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Helping Students find the Right Track: A Partnership for Student Success

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2013 ASEE Annual Conference & Exposition


Atlanta, Georgia

Publication Date

June 23, 2013

Start Date

June 23, 2013

End Date

June 26, 2013



Conference Session

FPD 5: Transitions and Student Success, Part I

Tagged Division

First-Year Programs

Page Count


Page Numbers

23.658.1 - 23.658.7



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Paper Authors


Elizabeth Anne Stephan Clemson University

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Dr. Elizabeth Stephan is a faculty member in the General Engineering Program at Clemson University. She earned B.S. and Ph.D. degrees in Chemical Engineering from the University of Akron, and worked as a Production Engineer at Dow Chemical in Traverse City, MI. She is the District Director for Tau Beta Pi and Chief Advisor for SC Alpha Chapter of Tau Beta Pi.

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Christine C Murphy Clemson University Academic Success Center

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Dr. Murphy holds a Ph.D. in Plant Physiology and a BS degree in Math, both from Clemson University. She has served as the Special Programs Coordinator for the Academic Success Center at Clemson University since February 2007, with a leadership role for data analysis and assessment of ASC programs. She has 21 years of experience in the data processing and analysis field, and 14 years of experience in higher education. She coordinates the workshop program for the Academic Success Center, has taught the undergraduate university skills course to incoming students, and facilitates a graduate seminar course on BioComplexity.

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Helping Students find the Right Track: A Partnership for Student SuccessThe Academic Success Center at ______ University offers workshops, supplemental instruction,tutoring, a university skills course, academic coaching and counseling to academically engagestudents. Previous data compiled by the Academic Success Center indicated a statisticallysignificant increase in classroom performance, freshmen to sophomore retention rates, andscholarship retention by students who use academic support services.The General Engineering (GE) Program at _____ University is designed to introduce students tothe various engineering disciplines from both an academic and professional prospective. Allengineering students at _____ University begin their academic journey as a general engineeringmajor and are required to complete a first year curriculum sequence before declaring theirintended engineering major. This first year sequence includes two engineering courses, one ineach semester.As students make the transition from high school or another college, they are often unaware ofthe requirements for success at a new institution. A program was developed to encourage use ofthe services offered by the University and to promote academic engagement among first year GEstudents.Starting in the fall of 2009, students enrolled in the freshman engineering course sequence couldearn up to 2% bonus on the final course grade by completing a variety of tasks centered onparticipation in academic support services and exploration of choosing a major. This programpromotes “pro-active bonus”, where students are taking part in support services before theybegin to fail the course. It is different than “re-active bonus”, the last minute desperation attemptby students to boost their grade in the final week of the course. Students must be participating inactivities over the course of the entire semester to earn the full bonus credit.Preliminary results indicate a significant increase in attendance at the academic skills workshops.In 2011, between 70% - 80% of the students attending workshops were enrolled in GE courses.During the Fall 2011 semester, students in the first semester engineering course who participatedin workshops achieved statistically significant higher (using a 2-sample heteroscedastic T-testwith α=0.05) semester and cumulative grade point ratios (GPR), as well as a higher course gradeaverage than those students who did not participate in workshops. These GE students attendedon average 2.5 workshops and finished the first semester with a GPR 0.4 grade points higher(3.22 versus 2.82) than those who did not attend any workshops. This GRP becomes significantfor in-state students, as almost all in-state students at ____ have a state scholarship that requires aminimum 3.0 GPR to maintain each year.This paper will explore the details of the “pro-active bonus” program and present a detailedanalysis of all three academic years. Student participation in this bonus option, the subsequentparticipation in academic support services both during and after the student is in the GE program,and the resulting academic performance for the 2009, 2010, and 2011 academic terms will beanalyzed.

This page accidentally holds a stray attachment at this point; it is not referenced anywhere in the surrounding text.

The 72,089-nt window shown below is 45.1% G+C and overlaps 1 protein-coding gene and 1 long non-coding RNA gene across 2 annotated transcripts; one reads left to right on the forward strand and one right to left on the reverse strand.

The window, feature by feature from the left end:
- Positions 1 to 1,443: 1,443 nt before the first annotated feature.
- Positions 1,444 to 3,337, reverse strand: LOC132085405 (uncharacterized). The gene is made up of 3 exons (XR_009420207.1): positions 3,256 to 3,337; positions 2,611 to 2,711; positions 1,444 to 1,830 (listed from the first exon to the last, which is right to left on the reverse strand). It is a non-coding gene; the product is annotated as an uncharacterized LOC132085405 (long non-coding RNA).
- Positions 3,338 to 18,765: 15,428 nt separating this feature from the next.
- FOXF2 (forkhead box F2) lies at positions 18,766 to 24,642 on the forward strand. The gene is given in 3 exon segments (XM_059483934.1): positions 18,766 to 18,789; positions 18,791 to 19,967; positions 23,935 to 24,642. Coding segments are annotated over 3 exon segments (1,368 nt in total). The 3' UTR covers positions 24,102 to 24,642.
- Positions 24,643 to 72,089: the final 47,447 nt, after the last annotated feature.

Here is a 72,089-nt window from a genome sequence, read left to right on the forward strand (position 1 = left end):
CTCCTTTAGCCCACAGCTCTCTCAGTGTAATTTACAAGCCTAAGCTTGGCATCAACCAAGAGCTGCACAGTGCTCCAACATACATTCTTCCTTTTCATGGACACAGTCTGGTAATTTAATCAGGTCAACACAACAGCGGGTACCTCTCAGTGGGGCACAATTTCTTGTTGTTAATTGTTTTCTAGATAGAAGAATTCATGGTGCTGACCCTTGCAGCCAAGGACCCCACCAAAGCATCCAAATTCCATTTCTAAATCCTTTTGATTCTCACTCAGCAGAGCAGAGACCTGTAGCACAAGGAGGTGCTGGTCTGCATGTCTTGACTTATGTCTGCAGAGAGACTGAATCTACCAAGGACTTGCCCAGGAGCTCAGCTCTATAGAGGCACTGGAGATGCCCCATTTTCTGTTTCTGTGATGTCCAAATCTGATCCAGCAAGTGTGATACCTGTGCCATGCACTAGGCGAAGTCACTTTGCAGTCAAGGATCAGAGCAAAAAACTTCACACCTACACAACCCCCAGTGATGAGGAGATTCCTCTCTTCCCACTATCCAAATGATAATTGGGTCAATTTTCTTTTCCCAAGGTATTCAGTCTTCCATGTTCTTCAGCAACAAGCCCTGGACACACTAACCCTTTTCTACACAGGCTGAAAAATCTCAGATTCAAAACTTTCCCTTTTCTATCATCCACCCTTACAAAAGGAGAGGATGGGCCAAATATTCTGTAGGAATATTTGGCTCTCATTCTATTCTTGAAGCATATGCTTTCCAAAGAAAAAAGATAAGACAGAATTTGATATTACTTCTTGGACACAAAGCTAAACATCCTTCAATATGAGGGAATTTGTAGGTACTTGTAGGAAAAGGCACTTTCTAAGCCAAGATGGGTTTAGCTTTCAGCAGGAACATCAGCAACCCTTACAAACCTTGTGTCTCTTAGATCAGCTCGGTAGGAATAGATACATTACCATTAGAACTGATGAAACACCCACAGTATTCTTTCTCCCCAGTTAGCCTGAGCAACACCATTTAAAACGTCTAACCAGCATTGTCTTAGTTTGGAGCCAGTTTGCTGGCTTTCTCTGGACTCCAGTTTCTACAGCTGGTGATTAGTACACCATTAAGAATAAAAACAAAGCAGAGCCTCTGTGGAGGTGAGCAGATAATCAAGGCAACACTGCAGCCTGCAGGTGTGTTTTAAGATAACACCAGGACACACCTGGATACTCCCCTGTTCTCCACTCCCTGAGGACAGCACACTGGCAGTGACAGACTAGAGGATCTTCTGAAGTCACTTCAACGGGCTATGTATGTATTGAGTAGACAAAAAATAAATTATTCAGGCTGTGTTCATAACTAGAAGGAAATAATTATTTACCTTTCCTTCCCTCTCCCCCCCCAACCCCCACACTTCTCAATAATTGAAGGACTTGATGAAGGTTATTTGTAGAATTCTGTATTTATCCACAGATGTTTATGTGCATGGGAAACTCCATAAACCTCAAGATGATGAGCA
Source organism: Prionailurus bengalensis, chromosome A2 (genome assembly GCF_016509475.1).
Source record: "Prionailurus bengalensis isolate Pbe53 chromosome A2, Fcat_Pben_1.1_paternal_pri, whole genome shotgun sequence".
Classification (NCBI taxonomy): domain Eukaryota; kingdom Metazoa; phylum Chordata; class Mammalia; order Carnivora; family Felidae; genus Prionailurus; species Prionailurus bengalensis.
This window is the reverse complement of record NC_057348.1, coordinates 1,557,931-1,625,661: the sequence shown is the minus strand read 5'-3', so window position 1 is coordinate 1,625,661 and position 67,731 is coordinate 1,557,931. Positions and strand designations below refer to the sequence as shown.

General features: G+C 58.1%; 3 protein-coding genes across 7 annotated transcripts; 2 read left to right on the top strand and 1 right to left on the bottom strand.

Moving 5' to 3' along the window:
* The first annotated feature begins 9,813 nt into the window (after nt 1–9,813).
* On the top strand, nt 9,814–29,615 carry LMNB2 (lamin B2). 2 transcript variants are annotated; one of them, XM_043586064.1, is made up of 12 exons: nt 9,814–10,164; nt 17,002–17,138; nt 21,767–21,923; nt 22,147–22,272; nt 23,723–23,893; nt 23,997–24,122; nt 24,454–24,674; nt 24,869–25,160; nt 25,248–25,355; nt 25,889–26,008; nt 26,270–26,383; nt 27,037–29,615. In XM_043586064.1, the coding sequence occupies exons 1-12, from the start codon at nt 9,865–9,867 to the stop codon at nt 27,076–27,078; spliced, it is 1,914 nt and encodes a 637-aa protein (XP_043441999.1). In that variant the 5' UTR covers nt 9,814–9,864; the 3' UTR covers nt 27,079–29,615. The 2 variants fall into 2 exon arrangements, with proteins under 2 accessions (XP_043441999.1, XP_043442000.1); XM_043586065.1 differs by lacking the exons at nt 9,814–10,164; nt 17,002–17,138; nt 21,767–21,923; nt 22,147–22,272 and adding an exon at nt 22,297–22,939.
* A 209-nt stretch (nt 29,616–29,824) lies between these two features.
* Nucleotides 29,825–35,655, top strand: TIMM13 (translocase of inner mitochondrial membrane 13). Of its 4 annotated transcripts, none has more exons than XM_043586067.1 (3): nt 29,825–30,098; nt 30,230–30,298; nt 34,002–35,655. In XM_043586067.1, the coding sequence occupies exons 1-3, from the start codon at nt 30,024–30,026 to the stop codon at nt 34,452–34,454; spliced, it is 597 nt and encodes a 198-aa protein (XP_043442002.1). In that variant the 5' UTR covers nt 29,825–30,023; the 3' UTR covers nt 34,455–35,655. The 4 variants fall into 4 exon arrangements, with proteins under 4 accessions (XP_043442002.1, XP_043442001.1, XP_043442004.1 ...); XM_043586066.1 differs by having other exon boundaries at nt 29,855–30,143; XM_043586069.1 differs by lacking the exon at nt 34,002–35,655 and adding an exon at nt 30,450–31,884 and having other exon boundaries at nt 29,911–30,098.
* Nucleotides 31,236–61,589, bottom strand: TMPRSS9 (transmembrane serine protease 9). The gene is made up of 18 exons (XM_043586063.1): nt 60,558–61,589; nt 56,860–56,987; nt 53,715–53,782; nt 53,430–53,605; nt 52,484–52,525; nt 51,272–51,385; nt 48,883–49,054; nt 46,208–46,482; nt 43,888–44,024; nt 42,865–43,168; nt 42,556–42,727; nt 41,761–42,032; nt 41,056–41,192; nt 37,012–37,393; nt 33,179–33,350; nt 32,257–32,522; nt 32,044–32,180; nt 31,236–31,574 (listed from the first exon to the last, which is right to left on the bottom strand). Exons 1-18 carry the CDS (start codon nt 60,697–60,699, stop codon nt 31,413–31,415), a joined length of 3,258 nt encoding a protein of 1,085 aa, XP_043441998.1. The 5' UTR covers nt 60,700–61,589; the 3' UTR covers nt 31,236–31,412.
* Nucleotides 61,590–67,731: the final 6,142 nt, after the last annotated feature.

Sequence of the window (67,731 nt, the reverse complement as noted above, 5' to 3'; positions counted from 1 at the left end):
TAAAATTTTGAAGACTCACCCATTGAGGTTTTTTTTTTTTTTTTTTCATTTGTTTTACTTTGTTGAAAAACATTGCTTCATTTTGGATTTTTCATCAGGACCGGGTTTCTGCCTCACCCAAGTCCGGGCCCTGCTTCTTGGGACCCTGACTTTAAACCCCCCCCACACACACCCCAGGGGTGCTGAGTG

Stephan, E. A., & Murphy, C. C. (2013, June), Helping Students find the Right Track: A Partnership for Student Success Paper presented at 2013 ASEE Annual Conference & Exposition, Atlanta, Georgia. 10.18260/1-2--19672

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